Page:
Heico Executive Insights: Record Margins, Q3/Q4 Color
On Wednesday, Heico Corporation (NYSE:HEI) reported its second quarter earnings and discussed the following topics in its earnings conference call. Take a look.
Julie Yates – Credit Suisse: Few questions on margins one for Victor and one for Eric. Victor on ETG margins with the improvement at 3D Plus and then the end of some of the accounting adjustments do you think that the segments can return to that targeted 25% to 26% level, by the end of the year.
Victor H. Mendelson – Co-President: Yes, absolutely.
Julie Yates – Credit Suisse: Then Eric on FSG what is driving the record margins at 18.9% is it mix and then what are your expectations around the sustainability of that in the second half of the year.
Eric A. Mendelson – Co-President: Well in terms of what’s driving it, our, we’ve got a number of business units that are all run by very talented people and the metrics that we primarily focus on is operating income, and sales it’s just not, I mean it’s something obviously that we have to accomplish, but the thing that they’re all evaluated on is the operating income, so that really is just a byproduct of all their efforts and we think it represents a greater, it’s a greater important in terms of sales. So that’s really the number that we are looking at, and so far is how it relates to sales and we drive the margins. They frankly are not compensated on nor evaluated on percentage margin, really the total dollars of operating income based on the capital that they’ve got. So it’s not something that we really can evaluate. It moves around. It could go higher, it could go lower. Frankly, I don’t know. It really just depends on product mix and what we are able to accomplish. So, I wish I could provide greater clarity on that, but I really can’t.
Thomas S. Irwin – EVP and CFO: Julie, this is Tom Irwin. I think exactly what Eric mentioned, that’s one of the reasons we don’t give guidance particularly in FSG segment. We made reference that we do see improvement in ETG, but sort of the lack of backlog visibility you may recall to (1%) or more of our orders each month are booked and shipped, so it’s not like we have a larger backlog that we can see, but we’ve got margins on as opposed to ETG. So for that reason, we don’t give guidance if you will on margins fluctuation that may happen in there. We reported it based on mix. We do target overall growth, but not specific margins’ target.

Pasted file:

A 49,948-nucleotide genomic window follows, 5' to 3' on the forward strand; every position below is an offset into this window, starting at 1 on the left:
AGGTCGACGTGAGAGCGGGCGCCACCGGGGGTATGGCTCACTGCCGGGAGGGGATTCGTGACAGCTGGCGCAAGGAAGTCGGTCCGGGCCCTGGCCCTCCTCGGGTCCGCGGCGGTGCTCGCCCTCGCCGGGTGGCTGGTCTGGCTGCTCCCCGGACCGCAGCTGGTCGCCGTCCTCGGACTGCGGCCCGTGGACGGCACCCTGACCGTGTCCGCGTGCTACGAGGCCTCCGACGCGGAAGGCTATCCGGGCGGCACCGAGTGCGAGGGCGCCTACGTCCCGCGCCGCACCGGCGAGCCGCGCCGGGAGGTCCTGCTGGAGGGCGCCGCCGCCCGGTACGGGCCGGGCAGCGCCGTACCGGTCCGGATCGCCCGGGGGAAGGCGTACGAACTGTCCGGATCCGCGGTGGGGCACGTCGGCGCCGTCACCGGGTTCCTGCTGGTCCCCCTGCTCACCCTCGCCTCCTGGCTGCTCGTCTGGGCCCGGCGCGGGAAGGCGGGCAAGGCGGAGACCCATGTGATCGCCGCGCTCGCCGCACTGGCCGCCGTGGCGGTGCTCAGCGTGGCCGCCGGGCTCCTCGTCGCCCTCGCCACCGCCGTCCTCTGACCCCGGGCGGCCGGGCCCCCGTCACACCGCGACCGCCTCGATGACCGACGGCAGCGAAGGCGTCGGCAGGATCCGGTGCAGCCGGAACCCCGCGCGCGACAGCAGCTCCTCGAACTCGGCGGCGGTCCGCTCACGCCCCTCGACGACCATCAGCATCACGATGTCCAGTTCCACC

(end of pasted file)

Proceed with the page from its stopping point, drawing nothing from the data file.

Julie Yates – Credit Suisse: Then, can you guys break out the growth in Flight Support in the quarter between parts and services?
Thomas S. Irwin – EVP and CFO: In the FSG Group, by the quarter, the organic growth was recalling exclusively in parts. The service business second quarter to second quarter didn’t have any substantial organic growth, that’s the service business second quarter to second quarter. For the first half of the year, they all had growth, but quarter-over-quarter, basically not any organic growth in repair services versus parts and specialty products.
Lee Jagoda – CJS Securities: This is actually Lee Jagoda for Arnie. So following up on the previous question, how much amortization and inventory accounting from the acquisitions remains in Q3 and/or Q4?
Eric A. Mendelson – Co-President: It’s difficult to give an exact number, but to put a little more color on it, as Larry mentioned it runs in the aggregate for Switchcraft and pretty roughly $3 million a quarter, roughly a third of that is purchase accounting short-term, which typically rolls out in six to nine months in those businesses. It may vary a little bit depending on what’s actually shipped versus the inventory we acquire at the acquisition date. The remaining roughly two-thirds is amortization which is a longer period and wouldn’t fall out within a year, so although we use accelerated amortization methods for a number of our intangibles. So it’s a decreasing amount, but it wouldn’t typically go away immediately.
Lee Jagoda – CJS Securities: Then just switching gears a little to the Flight Support Group. You highlighted industrial as well as aerospace aftermarket for the 5% organic growth. Can you break that up between the industrial and the aerospace pieces?
Eric A. Mendelson – Co-President: For competitive reasons we don’t disclose specifics within product lines. They both were up. As we have mentioned in the last few quarters the industrial product is a small product line, so a relatively small aggregate dollar amount has a higher percentage growth if you will, but it wasn’t both of them.
Lee Jagoda – CJS Securities: But both of those were up in the quarter?
Eric A. Mendelson – Co-President: Both the industrial products and the aftermarket parts, yes.